ARCH4001 Architecture & Urban Design 1
MArch 1 Studio
2014-2015 Semester 1
Mohamad Ghamloush, Marshall Ma
Structural Consultants: Ben Luk (Arup Hong Kong)
Curatorial Consultants: Aric Chen (M+ Museum)
In 1949, there were only 25 museums in China. Last year, 451 museums were built in China. The Central Government of China’s current 5 Year Plan is to have 3500 museums built by 2015. The urban implications of the museum building boom in China may be found in the shift from the iso¬lated phenomenon of individuated cultural buildings to design ini¬tiatives which are coordinated and designed as “cultural districts”, thus forming the brief for the studio, for a site to be developed in Chengdu, Sichuan Province.
Our design research methodology focused on generating and deploying discernible and legible patterns, towards a set of cor¬related architectural and urban and architectural systems, and the often disjunctive relation of vast interior urbanism of cultural buildings, and their exterior civic territories. The studio confronted the recapitulation of the ornamental in contemporary architectural culture, through searching for unfamiliar affects of a radical expressive architecture. The study of complex, rule-based patterns reveals the increasingly close connection between culture, to what we still call nature.
The semester commenced with two overlapping exercises – one being an analytical research exercise aimed at understanding ex¬isting exemplary cultural districts, their built institutions and civic spaces., and the other which introduced the learning of design tools towards projective design applications, and a second exer¬cise introducing the learning of design tools towards projective design applications. Prior to midterm, students teams took on a first design project, Systemic Masterplanning, followed by a more detailed comprehensive design of one single cultural institution, and its urban field, in the second half of the semester.
“The form, then, of any portion of matter, whether it be living or dead, and the changes of form which are apparent in its movements and in its growth, may in all cases alike be described as due to the action of force. In short, the form of an object is a ‘diagram of forces’, in this sense, at least, that form if we can judge or deduce the forces that are acting to have acted upon it” D’Arcy Thompson, On Growth and Form, 1917This MArch I Design Studio investigated the wild west of Chinese urbanization through the design of a high density political and civic centre for Chongqing. Contemporary computational design methodologies drove the studio’s speculations upon new, culturally specific spatial paradigms, patterns and topologies, with which innovations upon default typological models were proposed.Located at the confluence of the ubiquity of experimental design techniques, and the particularly unique topographical urban context of Chongqing along with its associated architectural and cultural heritage, this studio aimed to discover a new organizational model of political space for Chongqing in the twenty-first century.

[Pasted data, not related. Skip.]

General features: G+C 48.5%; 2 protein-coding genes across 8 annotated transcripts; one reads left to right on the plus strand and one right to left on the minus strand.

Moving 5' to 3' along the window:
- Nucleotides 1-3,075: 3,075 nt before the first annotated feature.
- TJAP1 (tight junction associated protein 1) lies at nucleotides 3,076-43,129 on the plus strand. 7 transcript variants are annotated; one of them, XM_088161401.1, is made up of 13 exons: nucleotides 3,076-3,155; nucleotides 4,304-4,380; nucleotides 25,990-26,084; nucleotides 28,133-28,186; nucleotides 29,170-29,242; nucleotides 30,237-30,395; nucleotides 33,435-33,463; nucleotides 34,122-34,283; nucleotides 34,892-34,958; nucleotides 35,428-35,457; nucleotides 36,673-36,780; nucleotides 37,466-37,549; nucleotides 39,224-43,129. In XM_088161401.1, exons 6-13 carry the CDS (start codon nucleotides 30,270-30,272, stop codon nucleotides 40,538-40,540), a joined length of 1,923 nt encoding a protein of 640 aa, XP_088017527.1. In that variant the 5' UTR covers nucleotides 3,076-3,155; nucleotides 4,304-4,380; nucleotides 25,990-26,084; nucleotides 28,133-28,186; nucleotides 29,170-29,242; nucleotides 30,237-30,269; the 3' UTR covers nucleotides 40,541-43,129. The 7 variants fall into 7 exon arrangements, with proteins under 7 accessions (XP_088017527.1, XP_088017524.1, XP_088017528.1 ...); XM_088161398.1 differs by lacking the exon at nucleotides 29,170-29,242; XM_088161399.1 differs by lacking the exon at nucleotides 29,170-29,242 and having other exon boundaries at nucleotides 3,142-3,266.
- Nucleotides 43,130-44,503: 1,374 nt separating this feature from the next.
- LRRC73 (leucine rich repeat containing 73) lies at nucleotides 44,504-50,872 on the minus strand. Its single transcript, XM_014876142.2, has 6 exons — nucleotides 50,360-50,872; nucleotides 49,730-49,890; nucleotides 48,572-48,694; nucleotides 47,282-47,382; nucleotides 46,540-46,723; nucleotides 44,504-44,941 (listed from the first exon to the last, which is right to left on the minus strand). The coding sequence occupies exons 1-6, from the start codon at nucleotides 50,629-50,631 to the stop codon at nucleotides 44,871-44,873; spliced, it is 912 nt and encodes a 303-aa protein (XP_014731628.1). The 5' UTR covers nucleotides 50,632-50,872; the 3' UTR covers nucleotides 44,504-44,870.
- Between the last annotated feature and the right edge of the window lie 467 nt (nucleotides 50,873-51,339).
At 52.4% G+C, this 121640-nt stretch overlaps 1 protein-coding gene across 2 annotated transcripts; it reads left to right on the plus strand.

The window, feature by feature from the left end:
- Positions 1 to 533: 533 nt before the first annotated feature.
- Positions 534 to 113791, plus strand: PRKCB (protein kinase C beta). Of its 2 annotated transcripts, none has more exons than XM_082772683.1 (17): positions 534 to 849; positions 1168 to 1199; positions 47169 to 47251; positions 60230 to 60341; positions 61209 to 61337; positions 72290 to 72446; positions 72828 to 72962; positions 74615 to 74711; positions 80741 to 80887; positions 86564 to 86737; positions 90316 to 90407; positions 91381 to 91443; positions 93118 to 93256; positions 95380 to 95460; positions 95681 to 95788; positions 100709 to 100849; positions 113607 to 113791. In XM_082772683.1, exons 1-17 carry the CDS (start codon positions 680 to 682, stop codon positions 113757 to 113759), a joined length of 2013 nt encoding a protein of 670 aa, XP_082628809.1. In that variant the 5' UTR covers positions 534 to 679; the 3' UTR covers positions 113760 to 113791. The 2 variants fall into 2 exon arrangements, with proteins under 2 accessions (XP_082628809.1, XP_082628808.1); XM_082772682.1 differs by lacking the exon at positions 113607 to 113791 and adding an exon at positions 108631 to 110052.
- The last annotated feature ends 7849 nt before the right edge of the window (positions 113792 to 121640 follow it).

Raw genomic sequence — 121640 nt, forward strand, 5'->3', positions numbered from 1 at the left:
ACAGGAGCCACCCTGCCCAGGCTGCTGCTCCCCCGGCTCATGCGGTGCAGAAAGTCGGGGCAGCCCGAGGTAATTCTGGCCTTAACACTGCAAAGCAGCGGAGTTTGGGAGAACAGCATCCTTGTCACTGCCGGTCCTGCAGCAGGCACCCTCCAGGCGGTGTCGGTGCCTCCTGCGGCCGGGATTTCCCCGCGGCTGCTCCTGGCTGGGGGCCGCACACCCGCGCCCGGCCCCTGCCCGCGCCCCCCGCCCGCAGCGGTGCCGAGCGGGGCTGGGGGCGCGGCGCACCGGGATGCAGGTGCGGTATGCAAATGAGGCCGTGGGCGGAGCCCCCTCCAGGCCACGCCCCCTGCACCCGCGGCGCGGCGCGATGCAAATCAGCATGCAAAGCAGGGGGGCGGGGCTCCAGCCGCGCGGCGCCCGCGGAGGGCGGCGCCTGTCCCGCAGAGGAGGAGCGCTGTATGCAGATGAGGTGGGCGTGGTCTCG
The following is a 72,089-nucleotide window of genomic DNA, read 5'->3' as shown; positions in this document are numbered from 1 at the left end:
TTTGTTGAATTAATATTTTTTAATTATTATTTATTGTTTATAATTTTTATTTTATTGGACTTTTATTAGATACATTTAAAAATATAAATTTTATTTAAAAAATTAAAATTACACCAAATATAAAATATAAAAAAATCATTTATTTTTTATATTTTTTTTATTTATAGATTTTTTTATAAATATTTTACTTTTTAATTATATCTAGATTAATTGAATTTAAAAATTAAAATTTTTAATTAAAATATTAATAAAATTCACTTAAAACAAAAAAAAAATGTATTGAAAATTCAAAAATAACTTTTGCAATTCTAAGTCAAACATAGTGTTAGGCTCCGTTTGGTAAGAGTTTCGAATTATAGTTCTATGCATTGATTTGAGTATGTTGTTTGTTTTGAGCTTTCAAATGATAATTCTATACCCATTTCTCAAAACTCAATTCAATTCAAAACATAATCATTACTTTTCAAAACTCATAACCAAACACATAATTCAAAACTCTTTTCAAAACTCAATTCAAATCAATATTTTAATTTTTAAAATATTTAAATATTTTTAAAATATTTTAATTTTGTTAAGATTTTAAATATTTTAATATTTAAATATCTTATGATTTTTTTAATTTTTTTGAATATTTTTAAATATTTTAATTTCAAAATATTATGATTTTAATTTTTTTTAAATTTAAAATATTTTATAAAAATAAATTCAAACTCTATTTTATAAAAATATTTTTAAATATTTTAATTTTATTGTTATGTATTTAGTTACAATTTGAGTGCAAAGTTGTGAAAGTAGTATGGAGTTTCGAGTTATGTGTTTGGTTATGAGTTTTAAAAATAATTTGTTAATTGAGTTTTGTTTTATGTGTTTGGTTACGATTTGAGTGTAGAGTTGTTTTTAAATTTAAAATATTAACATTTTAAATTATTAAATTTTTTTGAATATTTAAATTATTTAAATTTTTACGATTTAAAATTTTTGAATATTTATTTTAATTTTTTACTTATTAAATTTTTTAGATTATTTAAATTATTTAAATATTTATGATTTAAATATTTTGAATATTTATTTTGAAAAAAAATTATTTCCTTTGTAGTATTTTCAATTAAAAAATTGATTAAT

The studio generated new relations between conventional typologies and their contextual specificities to topographic territories. Beginning with the analysis of a selection of canonical towers, urban clusters and political buildings, this formed the basis from which to mine their inherent typological diagrams. Architectural typology was explored not as a fixed, formulaic mode of perpetuating normative spatial conditions, but rather, as the diagrammatic basis upon which innovations are borne from typology as a generator of complex yet legible differentiated morphologies. In a second project, the studio emphasised the development of techniques with which to generate complex relations of massing to multiplicitous ground conditions. In this light, the studio researched topology as a mathematical spatial notion in which form emerges through transformational dynamics. Mathematical models served as the basis for understanding architectural objects as the result of the interaction of information and forces on “rubber sheet geometries”, through 3D digital modelling exercises, various topological cannons were explored. As a research arena invested into legible forms of complexity, students’ projects focused on the customisation of differentiated, heterogeneous spaces and systems. In the main design proposal stage of the semester, design teams of 3 students will continue to focus on developing a comprehensive design proposal for Chongqing’s Municipal Administration Buildings and Chaotianmen Civic Square, as a cluster of 3-8 high rise buildings deeply contiguous with interior and exterior public civic spaces.